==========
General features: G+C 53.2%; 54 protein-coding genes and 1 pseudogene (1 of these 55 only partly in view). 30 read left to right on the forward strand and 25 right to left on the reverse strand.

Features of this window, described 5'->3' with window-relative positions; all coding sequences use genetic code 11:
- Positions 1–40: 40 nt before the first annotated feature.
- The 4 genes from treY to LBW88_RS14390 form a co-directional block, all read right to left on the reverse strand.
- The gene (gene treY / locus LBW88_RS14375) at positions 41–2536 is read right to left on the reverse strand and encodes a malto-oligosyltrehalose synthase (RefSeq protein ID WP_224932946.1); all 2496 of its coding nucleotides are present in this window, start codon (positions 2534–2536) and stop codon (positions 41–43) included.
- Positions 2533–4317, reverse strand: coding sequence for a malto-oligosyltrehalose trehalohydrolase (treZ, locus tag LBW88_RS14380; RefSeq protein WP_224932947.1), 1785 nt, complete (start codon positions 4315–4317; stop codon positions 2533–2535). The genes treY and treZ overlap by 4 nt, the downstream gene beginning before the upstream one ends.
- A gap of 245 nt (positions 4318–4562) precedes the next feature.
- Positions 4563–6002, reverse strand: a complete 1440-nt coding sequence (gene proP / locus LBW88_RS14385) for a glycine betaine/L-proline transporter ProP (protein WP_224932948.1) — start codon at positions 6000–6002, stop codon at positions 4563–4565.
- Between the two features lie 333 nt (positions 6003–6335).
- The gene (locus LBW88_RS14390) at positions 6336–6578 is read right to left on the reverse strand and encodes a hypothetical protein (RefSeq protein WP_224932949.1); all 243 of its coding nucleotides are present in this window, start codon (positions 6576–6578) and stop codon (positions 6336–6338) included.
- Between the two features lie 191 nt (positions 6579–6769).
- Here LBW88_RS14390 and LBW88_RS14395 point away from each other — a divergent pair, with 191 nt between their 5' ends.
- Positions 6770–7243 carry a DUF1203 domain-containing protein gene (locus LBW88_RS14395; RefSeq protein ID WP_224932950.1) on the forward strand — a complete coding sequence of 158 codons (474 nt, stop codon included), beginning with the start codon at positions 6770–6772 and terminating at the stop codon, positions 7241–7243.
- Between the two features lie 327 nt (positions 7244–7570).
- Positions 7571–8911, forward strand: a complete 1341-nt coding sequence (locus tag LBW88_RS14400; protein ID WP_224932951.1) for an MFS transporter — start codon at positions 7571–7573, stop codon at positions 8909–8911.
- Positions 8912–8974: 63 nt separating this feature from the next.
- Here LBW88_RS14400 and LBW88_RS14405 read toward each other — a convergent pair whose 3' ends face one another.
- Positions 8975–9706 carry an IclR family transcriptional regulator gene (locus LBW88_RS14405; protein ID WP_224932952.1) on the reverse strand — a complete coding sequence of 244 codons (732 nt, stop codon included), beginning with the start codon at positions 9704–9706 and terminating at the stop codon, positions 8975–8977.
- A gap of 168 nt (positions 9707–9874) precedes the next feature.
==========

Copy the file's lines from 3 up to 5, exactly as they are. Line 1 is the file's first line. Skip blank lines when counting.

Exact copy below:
- Positions 1–40: 40 nt before the first annotated feature.
- The 4 genes from treY to LBW88_RS14390 form a co-directional block, all read right to left on the reverse strand.
- The gene (gene treY / locus LBW88_RS14375) at positions 41–2536 is read right to left on the reverse strand and encodes a malto-oligosyltrehalose synthase (RefSeq protein ID WP_224932946.1); all 2496 of its coding nucleotides are present in this window, start codon (positions 2534–2536) and stop codon (positions 41–43) included.